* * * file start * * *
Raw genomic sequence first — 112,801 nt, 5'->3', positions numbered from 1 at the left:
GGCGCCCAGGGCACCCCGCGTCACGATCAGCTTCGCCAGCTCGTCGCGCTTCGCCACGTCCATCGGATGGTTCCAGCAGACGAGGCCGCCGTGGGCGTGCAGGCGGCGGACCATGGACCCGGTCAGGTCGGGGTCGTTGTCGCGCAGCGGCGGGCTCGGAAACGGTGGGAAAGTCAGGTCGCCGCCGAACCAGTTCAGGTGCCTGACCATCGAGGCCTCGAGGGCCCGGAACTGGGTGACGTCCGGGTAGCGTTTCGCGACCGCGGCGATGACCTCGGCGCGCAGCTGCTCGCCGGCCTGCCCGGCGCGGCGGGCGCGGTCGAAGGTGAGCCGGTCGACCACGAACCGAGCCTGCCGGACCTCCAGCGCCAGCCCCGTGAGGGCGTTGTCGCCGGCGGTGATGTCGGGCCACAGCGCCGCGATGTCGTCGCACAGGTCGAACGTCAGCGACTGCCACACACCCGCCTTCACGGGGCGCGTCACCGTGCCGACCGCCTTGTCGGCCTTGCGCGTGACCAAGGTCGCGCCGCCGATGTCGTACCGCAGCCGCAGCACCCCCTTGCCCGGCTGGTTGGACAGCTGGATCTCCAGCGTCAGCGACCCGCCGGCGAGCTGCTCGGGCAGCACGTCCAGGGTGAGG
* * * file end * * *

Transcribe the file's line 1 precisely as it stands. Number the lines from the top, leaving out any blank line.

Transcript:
Raw genomic sequence first — 112,801 nt, 5'->3', positions numbered from 1 at the left: